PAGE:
The sanctions were imposed under Executive Order 14024 and are part of the U.S.’s strategy to target sanctions evasion globally, close key channels, and limit Russia’s access to revenue for its war in Ukraine.

US Treasury Goes After Russian Arms Dealer’s Cryptos

The U.S. Treasury’s sanctions were imposed by the Russian Elites, Proxies, and Oligarchs (REPO) Task Force, a multilateral effort to identify, freeze, and seize assets of sanctioned Russians worldwide. This task force leverages information from international REPO partners and key data from Treasury’s Financial Crimes Enforcement Network (FinCEN) to share information, track Russian assets, and sever Russian proxies from the international financial system.

The REPO Task Force aims to maximize the impact of multilateral sanctions while preventing opportunities for Russia to evade or circumvent U.S. and partner sanctions.

The primary target of the sanctions is a Russian sanctions evasion network led by Russia and Cyprus-based arms dealer Igor Zimenkov and his son Jonatan Zimenkov. The Zimenkov network has been involved in projects related to Russia’s defense capabilities, including supplying a Russian company with high-tech devices after Russia’s full-scale invasion of Ukraine. They have also supported sanctioned state-owned Russian defense entities, Rosoboroneksport OAO and State Corporation Rostec, which are critical components of Russia’s military-industrial complex.

Igor and Jonatan Zimenkov have worked closely together to enable Russian defense sales to third-party governments and have engaged directly with Rosoboroneksport’s potential clients to facilitate sales of Russian defense material. Igor Zimenkov has also supported the Belarusian military-industrial complex by enabling the sales efforts of State Owned Foreign Trade Unitary Enterprise Belspetsvneshtechnika in Latin America.

Today, Igor Zimenkov was designated for operating in the defense and related materiel sector of the Russian Federation economy, while Jonatan Zimenkov was designated for having materially assisted, sponsored, or provided financial, material, or technological support for Igor Zimenkov, Rosoboroneksport, and other sanctioned entities.

The Zimenkov network used front companies to funnel money and maintain a lawful appearance. Singapore-based Zimenkov network shell company Asia Trading & Construction PTE Limited and its director, Serena Bee Lin Ng, have sold helicopters to clients in Africa on behalf of the Zimenkov network. Additionally, Cyprus-based Zimenkov network shell company Lobster Management Limited and its director, Mikhail Petrov, have facilitated sanctions evasion by providing support to sanctioned entities.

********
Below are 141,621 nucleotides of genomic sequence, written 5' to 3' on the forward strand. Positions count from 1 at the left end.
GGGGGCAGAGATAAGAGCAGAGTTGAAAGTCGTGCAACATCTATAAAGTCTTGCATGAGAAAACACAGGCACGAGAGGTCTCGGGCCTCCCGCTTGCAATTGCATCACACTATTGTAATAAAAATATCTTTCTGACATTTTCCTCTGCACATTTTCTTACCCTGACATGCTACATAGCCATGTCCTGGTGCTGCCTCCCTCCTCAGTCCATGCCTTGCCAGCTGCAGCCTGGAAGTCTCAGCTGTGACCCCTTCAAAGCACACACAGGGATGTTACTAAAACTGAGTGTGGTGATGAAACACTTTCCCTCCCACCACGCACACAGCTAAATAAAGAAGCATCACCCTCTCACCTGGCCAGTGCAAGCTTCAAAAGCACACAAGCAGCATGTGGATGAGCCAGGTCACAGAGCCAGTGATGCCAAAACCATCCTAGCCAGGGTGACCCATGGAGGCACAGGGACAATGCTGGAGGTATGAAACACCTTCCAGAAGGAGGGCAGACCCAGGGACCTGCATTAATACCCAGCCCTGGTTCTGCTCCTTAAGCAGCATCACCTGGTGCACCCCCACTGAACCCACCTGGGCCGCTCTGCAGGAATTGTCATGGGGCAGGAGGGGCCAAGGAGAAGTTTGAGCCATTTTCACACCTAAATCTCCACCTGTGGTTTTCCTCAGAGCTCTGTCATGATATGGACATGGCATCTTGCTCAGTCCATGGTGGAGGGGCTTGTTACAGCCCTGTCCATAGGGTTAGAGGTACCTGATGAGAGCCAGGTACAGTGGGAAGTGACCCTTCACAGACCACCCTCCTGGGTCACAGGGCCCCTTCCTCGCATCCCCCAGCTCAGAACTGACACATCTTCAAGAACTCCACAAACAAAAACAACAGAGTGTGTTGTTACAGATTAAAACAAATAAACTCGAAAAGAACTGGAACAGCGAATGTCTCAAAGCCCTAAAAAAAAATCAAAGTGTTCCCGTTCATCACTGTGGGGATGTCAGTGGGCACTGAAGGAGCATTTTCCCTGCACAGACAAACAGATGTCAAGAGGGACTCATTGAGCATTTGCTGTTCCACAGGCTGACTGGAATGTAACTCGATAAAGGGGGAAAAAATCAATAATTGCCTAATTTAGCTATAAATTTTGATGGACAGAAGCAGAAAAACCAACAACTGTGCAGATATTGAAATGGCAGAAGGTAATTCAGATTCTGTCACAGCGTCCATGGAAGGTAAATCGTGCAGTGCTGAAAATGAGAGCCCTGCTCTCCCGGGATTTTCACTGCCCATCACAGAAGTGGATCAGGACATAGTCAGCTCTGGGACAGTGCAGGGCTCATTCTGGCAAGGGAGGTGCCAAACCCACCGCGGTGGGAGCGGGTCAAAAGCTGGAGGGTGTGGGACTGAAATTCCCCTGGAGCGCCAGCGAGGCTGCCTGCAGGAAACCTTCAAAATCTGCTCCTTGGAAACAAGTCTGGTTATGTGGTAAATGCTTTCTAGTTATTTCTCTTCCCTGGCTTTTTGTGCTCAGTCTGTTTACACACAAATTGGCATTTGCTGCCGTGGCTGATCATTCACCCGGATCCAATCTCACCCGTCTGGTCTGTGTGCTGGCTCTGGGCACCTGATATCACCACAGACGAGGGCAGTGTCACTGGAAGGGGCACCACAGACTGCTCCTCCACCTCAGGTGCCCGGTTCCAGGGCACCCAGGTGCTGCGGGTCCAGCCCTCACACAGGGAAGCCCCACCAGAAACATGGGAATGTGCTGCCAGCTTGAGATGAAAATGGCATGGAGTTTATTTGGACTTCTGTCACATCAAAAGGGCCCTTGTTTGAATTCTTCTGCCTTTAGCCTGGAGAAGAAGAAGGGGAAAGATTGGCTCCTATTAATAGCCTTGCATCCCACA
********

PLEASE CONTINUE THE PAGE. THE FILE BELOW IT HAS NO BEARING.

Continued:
The Treasury’s OFAC continues to work with its international partners to coordinate information sharing and enforcement and to travel the world in pursuit of sanctions evasion. The sanctions imposed today are a clear signal to Russia and its military-industrial complex that the U.S. and its partners are committed to tightening sanctions enforcement and preventing the evasion of international sanctions.

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BeInCrypto has reached out to company or individual involved in the story to get an official statement about the recent developments, but it has yet to hear back.



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Digital Wallet Growth Will Enable More Closed-Loop Transactions

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Crypto and fintech investment firm Ark Invest has made bold predictions about digital wallets, estimating that more than half the world will soon be using at least one.

In its Jan. 31 ‘Big Ideas 2023’ research report, Ark Invest revealed that digital wallet global population penetration is currently 40%. This equates to around 3.2 billion users, the firm added.

However, the research suggests that the number of online wallet users will increase at an annual rate of 8%. The firm predicted that this will result in a global population penetration of 65% by 2030:

“Having onboarded billions of consumers and millions of merchants, digital wallets could transform the economics associated with traditional payment transactions, saving them nearly $50 billion in costs.”

It also noted that digital wallets were gaining market share in online and offline transactions. Cash is definitely in decline, accelerated by government initiatives to go digital, as recently seen in Nigeria.


Payment method trends - Ark Invest
Payment method trends – Ark Invest

Digital Wallet Growth to Continue

Ark reported that digital wallets were scaling faster than accounts at traditional financial institutions. Furthermore, U.S. digital wallet adoption rebounded in 2022, surpassing previous highs following a COVID-induced dip.

The firm estimates that U.S. digital wallet users will increase by 7% annually during the next eight years. This will be a growth of around 160 million in 2022 to more than 260 million by the end of the decade.